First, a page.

I was tempted just to make my own version but I have all these recipe books to use! A browse revealed a cheesy fish pie from Jamie Oliver that I must try next but I wanted a recipe using a mix of fish and Rachel Allen’s Fish Pie from her Home Cooking book fitted the bill.
I guess unsurprisingly for an Irish cook this contains serious quantities of mashed potato. I’ve mentioned before I have a bit of a potato (especially mashed potato) phobia but my boys love it. I use a potato ricer as part of my phobia is the horror of encountering lumps in mashed potatoes. The reason there doesn’t seem to be much potato in the above picture on the plate is a lot of it dissolves into the creamy sauce. The rest of the family loved this Fish Pie and I liked it (without any extra potato), the conclusion from the others is they like it just as much as the Avoca Fish Pie but in a different way. This is definitely a comforting cold weather dish and smelt lovely as it was cooking.
Interesting blog entry on the Guardian food blog on how to cook the perfect fish pie http://www.guardian.co.uk/lifeandstyle/wordofmouth/2011/jan/27/how-cook-perfect-fish-pie.
I do plan to try the Jamie Oliver fish pie soon, my boys were initially keen as they love fish pie but less enthused when I mentioned his recipe contained spinach…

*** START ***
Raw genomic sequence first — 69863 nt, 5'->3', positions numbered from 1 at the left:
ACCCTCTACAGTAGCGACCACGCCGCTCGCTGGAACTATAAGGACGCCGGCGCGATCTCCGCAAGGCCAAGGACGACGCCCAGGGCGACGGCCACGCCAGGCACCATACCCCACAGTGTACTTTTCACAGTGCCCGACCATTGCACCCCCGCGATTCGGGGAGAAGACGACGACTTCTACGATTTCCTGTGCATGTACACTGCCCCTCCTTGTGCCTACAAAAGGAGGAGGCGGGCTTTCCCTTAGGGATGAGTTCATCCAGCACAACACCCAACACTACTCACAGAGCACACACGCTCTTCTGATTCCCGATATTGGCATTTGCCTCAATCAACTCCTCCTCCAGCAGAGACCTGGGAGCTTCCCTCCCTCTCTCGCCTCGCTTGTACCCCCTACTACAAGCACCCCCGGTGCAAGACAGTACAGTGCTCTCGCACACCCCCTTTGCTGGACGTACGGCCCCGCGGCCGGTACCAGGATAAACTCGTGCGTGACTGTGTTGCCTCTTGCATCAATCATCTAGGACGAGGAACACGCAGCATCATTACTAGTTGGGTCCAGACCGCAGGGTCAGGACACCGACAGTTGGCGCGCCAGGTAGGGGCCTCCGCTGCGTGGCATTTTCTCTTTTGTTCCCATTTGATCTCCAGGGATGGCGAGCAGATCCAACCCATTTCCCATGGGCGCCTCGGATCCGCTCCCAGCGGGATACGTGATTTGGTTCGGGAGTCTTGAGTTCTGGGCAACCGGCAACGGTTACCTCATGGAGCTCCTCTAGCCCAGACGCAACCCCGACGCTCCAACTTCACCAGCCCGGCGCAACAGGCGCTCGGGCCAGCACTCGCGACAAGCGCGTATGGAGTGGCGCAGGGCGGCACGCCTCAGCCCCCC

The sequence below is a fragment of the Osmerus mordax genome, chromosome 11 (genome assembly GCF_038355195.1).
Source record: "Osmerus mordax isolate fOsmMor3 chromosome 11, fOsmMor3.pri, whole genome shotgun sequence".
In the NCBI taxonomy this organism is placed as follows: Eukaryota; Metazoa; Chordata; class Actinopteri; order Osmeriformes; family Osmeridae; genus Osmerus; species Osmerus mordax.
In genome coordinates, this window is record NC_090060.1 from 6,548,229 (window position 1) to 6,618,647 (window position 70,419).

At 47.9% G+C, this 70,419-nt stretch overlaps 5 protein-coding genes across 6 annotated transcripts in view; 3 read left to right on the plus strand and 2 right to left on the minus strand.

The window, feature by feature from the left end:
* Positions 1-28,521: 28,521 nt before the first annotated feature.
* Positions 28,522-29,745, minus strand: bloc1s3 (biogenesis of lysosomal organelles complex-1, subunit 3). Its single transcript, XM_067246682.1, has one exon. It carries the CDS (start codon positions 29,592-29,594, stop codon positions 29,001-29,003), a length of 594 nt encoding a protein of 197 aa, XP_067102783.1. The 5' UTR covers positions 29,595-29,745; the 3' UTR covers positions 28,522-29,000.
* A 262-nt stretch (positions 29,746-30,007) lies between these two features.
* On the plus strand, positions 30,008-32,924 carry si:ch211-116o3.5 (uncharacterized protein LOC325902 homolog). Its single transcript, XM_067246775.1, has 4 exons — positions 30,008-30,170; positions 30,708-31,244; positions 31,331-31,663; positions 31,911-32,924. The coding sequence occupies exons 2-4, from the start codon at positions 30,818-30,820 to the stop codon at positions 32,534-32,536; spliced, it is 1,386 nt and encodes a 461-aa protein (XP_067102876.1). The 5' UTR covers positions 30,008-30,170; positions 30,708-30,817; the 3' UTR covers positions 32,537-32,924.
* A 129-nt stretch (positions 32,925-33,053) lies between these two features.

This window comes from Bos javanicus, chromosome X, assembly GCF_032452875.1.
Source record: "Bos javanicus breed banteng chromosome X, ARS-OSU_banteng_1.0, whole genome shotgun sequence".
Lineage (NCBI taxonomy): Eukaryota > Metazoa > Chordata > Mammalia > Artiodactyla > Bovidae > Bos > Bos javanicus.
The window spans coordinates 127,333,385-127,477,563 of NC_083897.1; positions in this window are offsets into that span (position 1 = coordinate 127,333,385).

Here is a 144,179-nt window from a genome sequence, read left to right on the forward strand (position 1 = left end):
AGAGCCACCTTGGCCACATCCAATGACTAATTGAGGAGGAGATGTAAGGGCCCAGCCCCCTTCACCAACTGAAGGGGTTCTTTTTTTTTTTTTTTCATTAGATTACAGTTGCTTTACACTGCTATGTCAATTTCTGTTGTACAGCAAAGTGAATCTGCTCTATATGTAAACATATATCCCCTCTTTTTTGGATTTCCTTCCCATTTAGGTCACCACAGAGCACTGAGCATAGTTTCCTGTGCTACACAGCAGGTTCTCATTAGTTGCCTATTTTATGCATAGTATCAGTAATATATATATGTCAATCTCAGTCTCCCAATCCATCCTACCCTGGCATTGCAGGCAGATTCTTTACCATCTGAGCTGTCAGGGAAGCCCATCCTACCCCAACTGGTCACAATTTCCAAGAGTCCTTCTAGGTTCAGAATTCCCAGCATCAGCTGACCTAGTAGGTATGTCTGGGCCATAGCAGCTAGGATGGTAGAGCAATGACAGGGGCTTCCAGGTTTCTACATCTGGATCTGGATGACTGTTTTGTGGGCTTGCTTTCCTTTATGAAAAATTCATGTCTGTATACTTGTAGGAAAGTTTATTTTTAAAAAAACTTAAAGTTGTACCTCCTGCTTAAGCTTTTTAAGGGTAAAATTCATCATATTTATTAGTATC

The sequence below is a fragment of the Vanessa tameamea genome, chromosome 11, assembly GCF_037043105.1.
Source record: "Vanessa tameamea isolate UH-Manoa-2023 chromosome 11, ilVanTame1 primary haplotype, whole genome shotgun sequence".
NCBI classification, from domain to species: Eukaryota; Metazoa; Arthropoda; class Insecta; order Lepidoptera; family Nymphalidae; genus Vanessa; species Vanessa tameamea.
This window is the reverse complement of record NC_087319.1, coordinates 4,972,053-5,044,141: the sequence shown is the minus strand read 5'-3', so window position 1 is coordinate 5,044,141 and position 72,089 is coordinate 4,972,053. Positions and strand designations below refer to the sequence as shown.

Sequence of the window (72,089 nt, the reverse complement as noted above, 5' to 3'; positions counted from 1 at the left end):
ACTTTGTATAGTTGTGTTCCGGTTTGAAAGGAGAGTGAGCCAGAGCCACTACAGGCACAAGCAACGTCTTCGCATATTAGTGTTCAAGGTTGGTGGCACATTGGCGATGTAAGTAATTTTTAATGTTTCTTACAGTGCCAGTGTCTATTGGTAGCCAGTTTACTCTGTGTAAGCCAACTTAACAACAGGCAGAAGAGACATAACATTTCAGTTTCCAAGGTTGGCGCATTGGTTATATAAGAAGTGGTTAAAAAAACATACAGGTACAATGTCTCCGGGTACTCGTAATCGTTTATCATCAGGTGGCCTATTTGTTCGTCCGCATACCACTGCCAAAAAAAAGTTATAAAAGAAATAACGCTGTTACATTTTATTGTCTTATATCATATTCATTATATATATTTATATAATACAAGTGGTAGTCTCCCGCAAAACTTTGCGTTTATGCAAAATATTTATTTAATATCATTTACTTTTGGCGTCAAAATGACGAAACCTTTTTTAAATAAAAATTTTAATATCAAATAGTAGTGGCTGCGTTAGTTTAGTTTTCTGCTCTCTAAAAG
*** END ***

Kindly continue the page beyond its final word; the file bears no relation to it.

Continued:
- 1 large onion, chopped
- 800 g skinless fillets of fish such as salmon, cod, whiting, hake or haddock
- 150 ml white wine
- 1 lemon, juice only
- 125 g butter, diced
- salt and freshly ground black pepper
- 150 g mushrooms, sliced
- 225 ml double cream
- 1 heaped tbsp Dijon mustard
- 4 tbsp finely chopped mixed herbs
- 1 kg mashed potatoes
- Preheat the oven to 180C/Gas 4.
- Place the onion in the bottom of a large saucepan and lay the fish on top in an even layer. Pour in the wine add the lemon juice scatter with 100g of the butter and season with salt and pepper. Cover with a lid and simmer on a low heat for 15–20 minutes or until the fish is cooked.
- In the meantime, melt the remaining butter in a small frying pan and sauté the mushrooms on a gentle heat for 5–6 minutes or until softened. Season well with salt and pepper.
- Once cooked and using a slotted spoon, carefully transfer the fish from the saucepan (leaving the onions and cooking liquid in the pan) to a 22cm square ovenproof dish. Add the cream to the onions and cooking liquid in the pan and continue to simmer, with the lid off, for 10–15 minutes or until the sauce is reduced and thick enough to coat the back of a spoon. Stir in the mustard, herbs and sautéed mushrooms and check the seasoning.
- Pour the sauce over the fish in the dish and spoon over the mashed potato, spreading with the back of a spoon or fork. Alternatively, pipe the mash over the fish with a piping bag and nozzle for a more professional-looking finish. The fish pie can be prepared to this stage, left to cool and then placed in the fridge overnight until ready to bake.
- Bake in the oven for about 30 minutes or until bubbling and golden on top. If cooking from chilled then bake for about 40 minutes instead. Serve immediately.